Over 100 people were killed overnight when fireworks set ablaze a middle-class restaurant in the Russian Ural city of Perm, as officials Saturday ruled out the possibility of a terrorist attack.
"As of now, there are 102 dead and 134 injured," a regional emergency situations ministry spokesman in Perm told AFP by telephone.
Flames went up in the Lame Horse restaurant as some 230 people, mostly employees and their families, were partying inside to celebrate the establishment's seventh anniversary, local police said as quoted by ITAR-TASS, suggesting that the blaze was caused by a fireworks rocket gone wrong.
A police source told RIA Novosti that most victims succumbed to carbon monoxide poisoning in the crush as the panicked crowd rushed to escape.
|Over 100 people were killed overnight when fireworks set ablaze a middle-class restaurant in the Russian Ural city of Perm|
Officials ruled out the possibility that the tragedy was due to a terrorist act as FSB security service experts found no trace of explosive devices or other clues that could support the theory.
"The accident was due to a violation of instructions when launching fireworks," the investigative committee's spokesman Vladimir Markin told Vesti-24 television.
"There is no chance it was a terrorist act, I can say that 100 percent," Markin added.
"There were fireworks launched at the scene, and one hit the plastic ceiling, setting all ablaze. People panicked and succumbed to burns, general crush and gas poisoning," the Perm region's public security minister Igor Orlov was quoted by ITAR-TASS as saying at the scene of the accident.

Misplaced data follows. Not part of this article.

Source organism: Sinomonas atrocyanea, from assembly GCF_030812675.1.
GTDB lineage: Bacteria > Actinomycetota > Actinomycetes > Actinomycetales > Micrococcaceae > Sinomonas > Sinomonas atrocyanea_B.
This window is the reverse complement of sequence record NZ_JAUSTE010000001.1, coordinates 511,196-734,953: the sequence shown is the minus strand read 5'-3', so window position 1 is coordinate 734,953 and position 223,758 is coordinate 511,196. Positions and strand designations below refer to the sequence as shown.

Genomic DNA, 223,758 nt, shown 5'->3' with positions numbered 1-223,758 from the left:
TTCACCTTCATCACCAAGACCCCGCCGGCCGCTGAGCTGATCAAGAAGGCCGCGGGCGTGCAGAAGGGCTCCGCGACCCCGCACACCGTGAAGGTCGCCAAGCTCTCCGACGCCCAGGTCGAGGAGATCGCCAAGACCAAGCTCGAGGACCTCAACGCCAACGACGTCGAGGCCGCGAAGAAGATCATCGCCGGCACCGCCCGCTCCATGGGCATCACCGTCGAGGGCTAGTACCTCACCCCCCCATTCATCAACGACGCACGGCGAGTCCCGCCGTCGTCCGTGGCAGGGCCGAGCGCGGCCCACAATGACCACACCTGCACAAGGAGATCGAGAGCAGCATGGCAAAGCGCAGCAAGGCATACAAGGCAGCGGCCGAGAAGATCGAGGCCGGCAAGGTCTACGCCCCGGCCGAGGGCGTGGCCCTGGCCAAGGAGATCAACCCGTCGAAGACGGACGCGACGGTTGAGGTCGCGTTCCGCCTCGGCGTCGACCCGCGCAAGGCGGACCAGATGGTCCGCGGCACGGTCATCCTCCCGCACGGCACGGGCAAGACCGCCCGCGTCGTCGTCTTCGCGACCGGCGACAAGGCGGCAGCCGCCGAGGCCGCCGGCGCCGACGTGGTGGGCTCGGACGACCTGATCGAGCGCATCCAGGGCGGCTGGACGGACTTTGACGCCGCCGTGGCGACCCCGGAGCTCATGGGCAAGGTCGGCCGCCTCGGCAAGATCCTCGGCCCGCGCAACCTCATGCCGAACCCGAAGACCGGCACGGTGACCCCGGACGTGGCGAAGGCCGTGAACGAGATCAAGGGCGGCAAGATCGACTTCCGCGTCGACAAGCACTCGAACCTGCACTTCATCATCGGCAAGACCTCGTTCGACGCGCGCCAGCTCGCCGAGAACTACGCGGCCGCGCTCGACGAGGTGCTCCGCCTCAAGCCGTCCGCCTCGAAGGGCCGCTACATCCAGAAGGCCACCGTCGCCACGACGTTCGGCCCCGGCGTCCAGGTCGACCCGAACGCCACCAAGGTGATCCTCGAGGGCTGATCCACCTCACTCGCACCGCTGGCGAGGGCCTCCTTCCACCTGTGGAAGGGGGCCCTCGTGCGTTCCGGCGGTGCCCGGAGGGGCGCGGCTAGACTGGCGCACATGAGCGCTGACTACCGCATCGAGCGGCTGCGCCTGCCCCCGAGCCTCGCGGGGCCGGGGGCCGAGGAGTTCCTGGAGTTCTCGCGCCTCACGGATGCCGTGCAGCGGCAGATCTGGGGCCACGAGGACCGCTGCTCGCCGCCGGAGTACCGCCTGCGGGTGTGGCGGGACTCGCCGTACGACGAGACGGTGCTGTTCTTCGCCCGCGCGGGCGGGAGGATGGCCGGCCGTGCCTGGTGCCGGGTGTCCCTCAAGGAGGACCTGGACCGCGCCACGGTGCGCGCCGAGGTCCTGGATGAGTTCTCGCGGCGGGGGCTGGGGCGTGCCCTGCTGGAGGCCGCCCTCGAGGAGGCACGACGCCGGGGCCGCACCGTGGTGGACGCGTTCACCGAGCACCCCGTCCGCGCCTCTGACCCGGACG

So-called "cold fireworks", which give off less smoke and heat and so can be used indoors, were apparently the conflagration's cause, as they require careful planning and expert use, investigators said as quoted by RIA Novosti.
However, a police source quoted by the agency said that criminal intent could not be entirely ruled out, with "several details I cannot elaborate on pointing at that version."
The source compared the Perm accident with the 1977 fire at Moscow's titanic Rossiya hotel, which killed 42 people. The Rossiya fire was ruled to be due to negligence, but the version of deliberate arson remained persistent.
A government commission was set up to look into the tragedy, Russian Prime Minister Vladimir Putin's spokesman Dmitry Peskov said as quoted by RIA Novosti.
Two airplanes, equipped to transport people with burns and staffed with doctors, psychologists and rescuers, flew from Moscow to Perm early Saturday, officials said.
Russia's Emergency Situations Minister Sergei Shoigu, Interior Minister Rashid Nurgaliyev and Health Minister Tatyana Golikova arrived in Perm to coordinate efforts.
Golikova and Shoigu "personally visited each hospital" where the injured, of whom 79 are in serious condition, were treated, the health ministry official quoted by RIA Novosti said.
Prosecutor General Yuri Chaika vowed to personally oversee the investigation, RIA Novosti reported.
Hospitals in Moscow were getting ready to receive the injured, the health ministry spokesman said as quoted by RIA Novosti, adding assurances that "medical aid will be given as much as required."
A local health ministry official told RIA Novosti that ten of the worst injured were due to be soon transported "aboard a special airplane to a federal burns treatment center" in Moscow.